So why don’t we just agree that neither “time spent” nor “elements visited” is really a good measure of engagement? That “history” is not really relevant to engagement? It’s very relevant to the value of the visitor, it’s “realized” value, value in the past. But by itself, it’s not very predictive of anything. At best it says “visitor used to be engaged”.
After all, it’s history. And history means “used to be”.
Put another way, I have 2 visitors who were both very active on the site, interacting with all the cool features. Last visit of one was yesterday, last visit of the other was 6 months ago. Which visitor is more engaged, has higher potential value to the company in the future?
2. Just remember that you can’t trigger Score-based profiles on a visitor who doesn’t come back. This has always been the soft underbelly of on-site personalization; it’s a complete waste of resources customizing all kinds of trigger-based scenarios for visitors who never come back. So if you can predict the likelihood of a return visit, you can optimize the system to address visitors with the highest potential value.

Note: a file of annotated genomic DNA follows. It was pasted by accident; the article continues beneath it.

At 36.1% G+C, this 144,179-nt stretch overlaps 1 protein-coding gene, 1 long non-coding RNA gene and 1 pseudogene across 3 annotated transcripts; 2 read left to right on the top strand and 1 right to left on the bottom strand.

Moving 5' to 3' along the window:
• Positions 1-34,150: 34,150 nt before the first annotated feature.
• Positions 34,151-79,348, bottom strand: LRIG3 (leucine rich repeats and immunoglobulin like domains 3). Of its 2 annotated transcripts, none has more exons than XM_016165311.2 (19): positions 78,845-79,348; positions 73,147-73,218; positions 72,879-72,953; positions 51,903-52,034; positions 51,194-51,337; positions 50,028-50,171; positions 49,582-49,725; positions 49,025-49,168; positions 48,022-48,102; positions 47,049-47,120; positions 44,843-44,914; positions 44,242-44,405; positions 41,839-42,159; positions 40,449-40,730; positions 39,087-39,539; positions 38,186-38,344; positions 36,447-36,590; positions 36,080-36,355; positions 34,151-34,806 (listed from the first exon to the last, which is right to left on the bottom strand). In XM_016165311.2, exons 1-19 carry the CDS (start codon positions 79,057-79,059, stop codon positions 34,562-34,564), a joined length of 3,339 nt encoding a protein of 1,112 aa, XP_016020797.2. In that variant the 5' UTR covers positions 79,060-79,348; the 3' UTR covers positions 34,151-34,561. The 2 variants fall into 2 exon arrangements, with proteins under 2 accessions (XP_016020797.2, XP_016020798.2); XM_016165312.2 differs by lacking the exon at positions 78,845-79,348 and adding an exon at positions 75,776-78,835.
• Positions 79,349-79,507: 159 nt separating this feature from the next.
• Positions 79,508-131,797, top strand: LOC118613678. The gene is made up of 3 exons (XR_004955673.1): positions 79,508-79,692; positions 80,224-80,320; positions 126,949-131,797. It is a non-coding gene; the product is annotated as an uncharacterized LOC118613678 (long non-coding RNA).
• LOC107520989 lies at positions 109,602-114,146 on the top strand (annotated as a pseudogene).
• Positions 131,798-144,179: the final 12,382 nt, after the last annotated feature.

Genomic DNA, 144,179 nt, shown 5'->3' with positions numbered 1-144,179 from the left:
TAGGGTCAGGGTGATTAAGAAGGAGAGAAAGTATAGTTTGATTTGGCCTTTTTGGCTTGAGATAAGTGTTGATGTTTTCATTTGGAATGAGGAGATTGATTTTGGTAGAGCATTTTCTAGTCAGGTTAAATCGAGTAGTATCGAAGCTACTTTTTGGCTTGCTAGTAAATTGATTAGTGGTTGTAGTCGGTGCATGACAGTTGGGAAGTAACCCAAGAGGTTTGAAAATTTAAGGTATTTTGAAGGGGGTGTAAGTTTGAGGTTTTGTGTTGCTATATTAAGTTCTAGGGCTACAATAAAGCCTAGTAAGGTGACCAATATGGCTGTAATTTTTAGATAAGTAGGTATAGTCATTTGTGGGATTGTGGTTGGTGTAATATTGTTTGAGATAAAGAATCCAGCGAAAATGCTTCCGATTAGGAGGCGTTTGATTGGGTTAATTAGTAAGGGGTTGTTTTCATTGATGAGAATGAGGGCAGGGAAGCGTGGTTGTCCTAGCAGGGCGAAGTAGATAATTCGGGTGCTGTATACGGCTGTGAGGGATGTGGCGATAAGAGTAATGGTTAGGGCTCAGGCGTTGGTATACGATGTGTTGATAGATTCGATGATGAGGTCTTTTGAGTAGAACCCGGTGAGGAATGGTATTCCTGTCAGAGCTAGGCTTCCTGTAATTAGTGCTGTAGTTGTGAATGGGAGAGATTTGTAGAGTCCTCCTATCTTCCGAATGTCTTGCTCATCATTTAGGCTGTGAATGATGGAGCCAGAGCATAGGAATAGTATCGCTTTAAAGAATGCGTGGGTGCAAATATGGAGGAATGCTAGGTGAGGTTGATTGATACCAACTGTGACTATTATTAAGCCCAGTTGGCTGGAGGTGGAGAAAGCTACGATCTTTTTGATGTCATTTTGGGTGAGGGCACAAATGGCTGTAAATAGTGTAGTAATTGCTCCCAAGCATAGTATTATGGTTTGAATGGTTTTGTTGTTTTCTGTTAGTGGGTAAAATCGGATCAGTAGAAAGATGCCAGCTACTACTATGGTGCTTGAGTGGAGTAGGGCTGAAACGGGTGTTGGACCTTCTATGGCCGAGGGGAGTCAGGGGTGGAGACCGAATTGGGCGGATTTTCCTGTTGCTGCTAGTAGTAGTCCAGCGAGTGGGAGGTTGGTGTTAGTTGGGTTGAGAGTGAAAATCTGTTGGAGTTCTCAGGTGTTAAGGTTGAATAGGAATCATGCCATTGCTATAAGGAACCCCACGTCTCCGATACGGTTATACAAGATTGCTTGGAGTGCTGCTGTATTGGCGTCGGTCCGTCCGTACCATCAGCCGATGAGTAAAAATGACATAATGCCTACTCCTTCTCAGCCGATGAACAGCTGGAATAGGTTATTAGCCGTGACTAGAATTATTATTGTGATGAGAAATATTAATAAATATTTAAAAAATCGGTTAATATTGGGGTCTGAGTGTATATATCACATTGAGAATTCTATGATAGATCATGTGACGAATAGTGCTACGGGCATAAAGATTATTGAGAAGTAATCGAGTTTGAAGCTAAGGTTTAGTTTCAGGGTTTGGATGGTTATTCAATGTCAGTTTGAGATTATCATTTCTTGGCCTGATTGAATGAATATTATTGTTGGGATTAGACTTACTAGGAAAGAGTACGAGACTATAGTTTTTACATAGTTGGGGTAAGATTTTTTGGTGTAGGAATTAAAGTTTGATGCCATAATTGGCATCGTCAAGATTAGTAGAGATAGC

It’s true “visitor engagement is not something you can measure using only a stopwatch“. But it’s also true that you can’t measure engagement based on number or breadth of events. That’s a very shallow view of engagement, unless you are in a business where you simply don’t care if visitors ever come back.
If you have such a business model, WebTrends Score allows you to base your engagement metrics on historical event Frequency, the physical interaction with the site. For everyone else, Score also allows you to base your engagement metrics on potential / emotional value, a prediction of the value of the visitor to the business in the future, and then execute strategy based on the historical context (Frequency) of the visitor.
It’s good there is a choice, as it’s clear some sites will prefer historical “realized” value over potential value as the primary measure of engagement. These sites will embrace viewing history as more important than predicting the future.
Personally, I find management folks to be more interested in understanding the future than understanding the past.
What do you think? If the above makes sense to you, let me know. If you think it’s irrelevant or misguided, tell me why.